General Growth Replaces CEO and President, Will Sell Las Vegas Portfolio
New York City Real estate investment trust General Growth Properties Inc., the second-largest U.S. mall owner, has replaced its chief executive and president with two directors, and puts its Las Vegas property portfolio on the selling block in an effort to raise capital to pay down its debt.
The company replaced CEO John Bucksbaum, son of General Growth founder Matthew Bucksbaum, with Adam Metz. Thomas Nolan has taken over the role of president, formerly held by Robert Michaels. However, John Bucksbaum remains chairman, and Michaels will remain COO.
General Growth also said it will sell its three luxury malls in Las Vegas: Fashion Show Mall, Grand Canal Shoppes and The Palazzo. Goldman Sachs and Eastdil Secured will be jointly responsible for marketing the Las Vegas properties to potential buyers.
The management shuffle comes after the company learned about loans that were made that did not follow company policy. General Growth had recently learned that an affiliate of a Bucksbaum family trust made unsecured loans to Michaels and Bernard Freibaum, former director and chief financial officer, the St. Louis Business Journal reported.
The loan was made “for the purpose of repaying personal margin debt relating to company stock,” according to a company press release. Michaels’ loan, of $10 million, was repaid. But Freibaum, who was let go before General Growth knew of the loan, still owes $80 million on his $90 million loan. General Growth said no company assets were involved in the loans, but that the loans did represent a break with corporate policy.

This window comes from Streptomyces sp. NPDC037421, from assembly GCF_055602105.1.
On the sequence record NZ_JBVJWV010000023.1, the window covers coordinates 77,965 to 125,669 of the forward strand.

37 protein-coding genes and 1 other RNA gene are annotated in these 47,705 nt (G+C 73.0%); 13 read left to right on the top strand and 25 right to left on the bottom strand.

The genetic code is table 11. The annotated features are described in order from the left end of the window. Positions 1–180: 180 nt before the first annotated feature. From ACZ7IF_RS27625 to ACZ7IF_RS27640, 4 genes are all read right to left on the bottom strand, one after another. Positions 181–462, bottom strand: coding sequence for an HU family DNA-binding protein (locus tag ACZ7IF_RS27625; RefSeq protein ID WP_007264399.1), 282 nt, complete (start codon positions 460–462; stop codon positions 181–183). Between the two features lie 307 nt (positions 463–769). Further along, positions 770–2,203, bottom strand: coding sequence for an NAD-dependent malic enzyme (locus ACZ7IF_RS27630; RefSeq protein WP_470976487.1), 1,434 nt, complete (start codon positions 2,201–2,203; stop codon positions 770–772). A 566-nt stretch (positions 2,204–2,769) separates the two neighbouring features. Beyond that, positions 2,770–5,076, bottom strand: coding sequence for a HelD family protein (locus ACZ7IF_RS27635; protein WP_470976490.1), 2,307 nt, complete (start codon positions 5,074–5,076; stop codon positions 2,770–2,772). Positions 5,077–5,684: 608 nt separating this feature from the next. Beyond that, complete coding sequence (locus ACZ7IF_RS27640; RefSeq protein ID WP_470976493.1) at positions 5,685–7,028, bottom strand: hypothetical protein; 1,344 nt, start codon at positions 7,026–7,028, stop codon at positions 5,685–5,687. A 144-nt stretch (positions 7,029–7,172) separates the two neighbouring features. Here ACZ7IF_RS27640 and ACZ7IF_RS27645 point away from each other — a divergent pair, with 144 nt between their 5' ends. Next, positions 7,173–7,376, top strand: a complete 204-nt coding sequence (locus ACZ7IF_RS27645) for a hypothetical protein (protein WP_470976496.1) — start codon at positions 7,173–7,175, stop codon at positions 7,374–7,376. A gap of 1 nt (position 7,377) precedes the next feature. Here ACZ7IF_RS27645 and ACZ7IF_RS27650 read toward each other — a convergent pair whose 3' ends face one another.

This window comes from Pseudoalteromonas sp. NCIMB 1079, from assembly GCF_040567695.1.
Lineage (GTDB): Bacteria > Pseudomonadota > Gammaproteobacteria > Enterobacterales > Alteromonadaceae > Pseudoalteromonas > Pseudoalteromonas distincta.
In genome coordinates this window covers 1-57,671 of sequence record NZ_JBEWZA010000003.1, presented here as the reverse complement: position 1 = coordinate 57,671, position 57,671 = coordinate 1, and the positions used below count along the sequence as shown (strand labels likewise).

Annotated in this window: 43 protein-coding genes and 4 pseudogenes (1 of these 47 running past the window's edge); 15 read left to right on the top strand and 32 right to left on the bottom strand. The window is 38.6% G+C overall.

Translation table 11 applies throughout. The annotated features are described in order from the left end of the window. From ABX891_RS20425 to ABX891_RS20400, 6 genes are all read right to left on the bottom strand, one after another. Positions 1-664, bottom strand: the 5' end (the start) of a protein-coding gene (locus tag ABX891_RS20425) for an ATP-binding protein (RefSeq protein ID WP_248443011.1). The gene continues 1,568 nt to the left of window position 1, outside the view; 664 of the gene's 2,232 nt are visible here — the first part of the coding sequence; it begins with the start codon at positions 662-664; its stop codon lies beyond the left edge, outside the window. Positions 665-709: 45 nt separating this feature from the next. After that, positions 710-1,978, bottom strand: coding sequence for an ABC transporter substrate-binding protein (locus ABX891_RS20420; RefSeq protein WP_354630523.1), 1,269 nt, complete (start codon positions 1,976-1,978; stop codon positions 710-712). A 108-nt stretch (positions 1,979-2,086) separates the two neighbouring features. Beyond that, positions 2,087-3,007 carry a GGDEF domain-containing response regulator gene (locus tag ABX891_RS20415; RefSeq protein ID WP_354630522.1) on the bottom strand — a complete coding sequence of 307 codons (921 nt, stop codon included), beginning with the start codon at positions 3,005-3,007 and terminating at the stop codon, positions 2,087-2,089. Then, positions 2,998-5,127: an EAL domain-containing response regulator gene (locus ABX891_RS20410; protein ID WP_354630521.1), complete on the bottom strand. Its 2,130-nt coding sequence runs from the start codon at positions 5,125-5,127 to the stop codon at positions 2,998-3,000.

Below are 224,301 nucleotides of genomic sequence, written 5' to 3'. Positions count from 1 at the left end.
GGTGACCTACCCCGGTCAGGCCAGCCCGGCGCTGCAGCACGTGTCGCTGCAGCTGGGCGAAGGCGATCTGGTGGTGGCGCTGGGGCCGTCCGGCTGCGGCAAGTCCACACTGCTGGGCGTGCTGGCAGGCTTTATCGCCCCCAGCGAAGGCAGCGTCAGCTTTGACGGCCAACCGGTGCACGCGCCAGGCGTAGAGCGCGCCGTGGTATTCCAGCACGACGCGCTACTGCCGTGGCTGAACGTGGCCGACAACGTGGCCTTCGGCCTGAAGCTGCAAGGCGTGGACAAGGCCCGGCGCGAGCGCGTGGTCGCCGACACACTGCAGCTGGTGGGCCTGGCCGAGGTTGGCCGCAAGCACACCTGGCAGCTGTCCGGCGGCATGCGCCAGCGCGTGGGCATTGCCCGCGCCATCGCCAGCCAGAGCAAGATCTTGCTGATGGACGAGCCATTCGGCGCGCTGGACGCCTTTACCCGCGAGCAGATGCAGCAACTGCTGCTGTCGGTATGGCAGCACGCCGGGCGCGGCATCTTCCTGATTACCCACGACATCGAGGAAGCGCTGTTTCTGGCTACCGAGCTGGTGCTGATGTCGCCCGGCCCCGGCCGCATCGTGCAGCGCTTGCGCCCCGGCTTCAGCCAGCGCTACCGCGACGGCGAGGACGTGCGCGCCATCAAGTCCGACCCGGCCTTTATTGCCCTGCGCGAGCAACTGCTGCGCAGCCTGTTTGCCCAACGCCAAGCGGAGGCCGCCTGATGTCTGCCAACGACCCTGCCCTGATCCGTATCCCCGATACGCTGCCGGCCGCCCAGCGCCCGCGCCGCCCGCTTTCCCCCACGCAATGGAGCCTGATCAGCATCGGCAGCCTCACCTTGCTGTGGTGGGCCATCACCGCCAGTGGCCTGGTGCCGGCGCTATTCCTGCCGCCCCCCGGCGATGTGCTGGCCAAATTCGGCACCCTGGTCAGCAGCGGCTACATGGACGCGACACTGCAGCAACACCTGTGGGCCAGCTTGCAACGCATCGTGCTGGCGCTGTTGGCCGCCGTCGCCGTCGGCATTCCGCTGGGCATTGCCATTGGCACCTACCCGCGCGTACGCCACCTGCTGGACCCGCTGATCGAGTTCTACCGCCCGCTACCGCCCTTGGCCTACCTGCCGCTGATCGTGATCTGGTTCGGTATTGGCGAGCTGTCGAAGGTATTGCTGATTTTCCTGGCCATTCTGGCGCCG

General Growth has expanded aggressively through acquisitions in recent years. It now owns more than 200 U.S. shopping centers throughout the United States. But its mortgage-financed strategy has left it extremely vulnerable, with few resources to pay debt that is coming due in the middle of the credit crisis.
Fashion Show Mall and The Palazzo are General Growth's most pressing problem, with $900 million on their mortgages coming due Nov. 28, the Wall Street Journal reported. The company is negotiating for an extension with its lenders on that debt, but without an extension or new funding, General Growth doesn't have the cash on hand to pay that debt, according to the report.